“Here, use a calculator,” said the friendly professor.
“No! I hate calculators!” Yep, that’s my boy.
He calculated the population to within two, which would have been quite impressive, had my elder son’s friends not calculated theirs exactly. Nonetheless, good lesson.
Lesson 4: Trihexaflexagon is more than just fun to say
They didn’t make it into this room. Nope, they were spent. But while my 11yo finished up his population count, I wandered next door to check out the next activity. I got directions, asked some questions so I understood, watched others with their struggles, and made sure to ask my son’s question:
Me: So what does this have to do with pi?
Volunteer: Pi is just a ratio. This is a math activity.
Well said, college student, well said. Nonetheless, here’s what they made.
At this point, there were only about forty minutes left to explore the activities before it was time to head to the auditorium for the special speaker. I had not planned on staying that long, since we still had about six hours of soccer ahead of us that day, but at that point, I was really just thinking about food. We headed over to the hospital food court across the street (turns out, the hot dog vendor doesn’t bother showing up on campus during Spring Break, which in retrospect is probably a good thing). Quick meal later, we rushed back to the auditorium and sat way in the back just as the introductions were beginning.
I had my doubts. If the kids couldn’t stay interested in doing activities related to a topic they already loved, what was I thinking making them sit in a room and listen to someone talk??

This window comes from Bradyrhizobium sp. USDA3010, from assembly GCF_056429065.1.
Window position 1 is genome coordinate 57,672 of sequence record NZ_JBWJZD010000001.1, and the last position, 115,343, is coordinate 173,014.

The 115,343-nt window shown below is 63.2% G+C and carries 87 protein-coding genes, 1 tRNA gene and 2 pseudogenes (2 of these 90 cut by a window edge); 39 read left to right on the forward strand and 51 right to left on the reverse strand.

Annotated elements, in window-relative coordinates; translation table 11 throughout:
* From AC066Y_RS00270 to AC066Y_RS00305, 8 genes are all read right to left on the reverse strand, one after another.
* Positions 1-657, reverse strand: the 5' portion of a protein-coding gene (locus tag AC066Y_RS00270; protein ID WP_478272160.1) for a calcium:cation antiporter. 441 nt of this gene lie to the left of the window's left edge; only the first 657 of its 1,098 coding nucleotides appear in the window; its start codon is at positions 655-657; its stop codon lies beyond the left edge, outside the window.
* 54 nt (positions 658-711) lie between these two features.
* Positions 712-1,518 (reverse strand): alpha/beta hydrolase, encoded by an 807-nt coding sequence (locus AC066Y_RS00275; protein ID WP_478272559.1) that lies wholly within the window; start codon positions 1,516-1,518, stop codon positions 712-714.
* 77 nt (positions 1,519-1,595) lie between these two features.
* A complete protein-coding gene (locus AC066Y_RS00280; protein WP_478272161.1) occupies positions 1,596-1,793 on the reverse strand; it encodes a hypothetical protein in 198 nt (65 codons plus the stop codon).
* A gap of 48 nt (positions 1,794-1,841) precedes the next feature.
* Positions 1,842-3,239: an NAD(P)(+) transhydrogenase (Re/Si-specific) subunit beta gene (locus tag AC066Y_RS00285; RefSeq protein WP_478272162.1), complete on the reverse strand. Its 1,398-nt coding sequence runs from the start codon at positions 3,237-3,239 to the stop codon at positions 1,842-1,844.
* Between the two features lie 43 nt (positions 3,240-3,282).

And then he began. Arthur Benjamin is a self-proclaimed ‘Mathemagician,’ which is a word I approve of as a writer, and as a parent, well, it showed promise.
He started with a magic trick. A card trick that totally wowed the audience. Good. Hook them in. Sure, I was amused. But I could stare at tile patterns and start seeing images that would then form into characters that would suddenly act out stories in my mind, so I don’t really trust my own level of interest when it comes to my kids.
He engaged the audience, brought up volunteers, demonstrated amazing feats of mathemagics
and even sang a song
Along the way, he fielded a whole lot of questions from the audience, even two from our group.
Q:What was your first memory of having a skill with numbers?A:He couldn’t quite remember, so he asked his mom, who was in the audience, and she said “When you were four you couldn’t sleep and u asked why and you said you couldn’t get the numbers out of my head.”Q from my son’s friend:How many digits of Pi do you know?A:
100Q:What was the most complicated problem you ever solved?A:If I asked you for the greatest common divisor of 20 and 90, you’d know the answer is 10.
So, the GCD(20, 90) = 10. Well, it turns out the GCD(F20, F90) = F10Q by my 9yo:What’s the largest prime number you know?A:1,111,111,111,111,111,111 (19 ones is a prime)
Q:What’s your favorite math operation?A:SquaringQ:How would you make math fun for kids?A:11 multiplication
My 9yo pointed out that he had already watched this guy’s TED talk at school, so he was mesmerized.
We drove from there straight to a soccer tournament, but with everyone we saw, my son kept wanting to talk about this guy’s talk. Mathemagician is right. In discussing Martin Gardner, a mathematician who inspired him, Benjamin quoted someone as saying Gardner “turned children into mathematicians and mathematicians into children.” Well, my child is both, and despite its dubious beginning, this Pi Math Day celebration made this Pi Day as exciting as Christmas in this household.
So if you find yourself this Pi Day with no definitive plans, perhaps some of the activities above will inspire you to make more of your pi day celebration than a pie eating contest.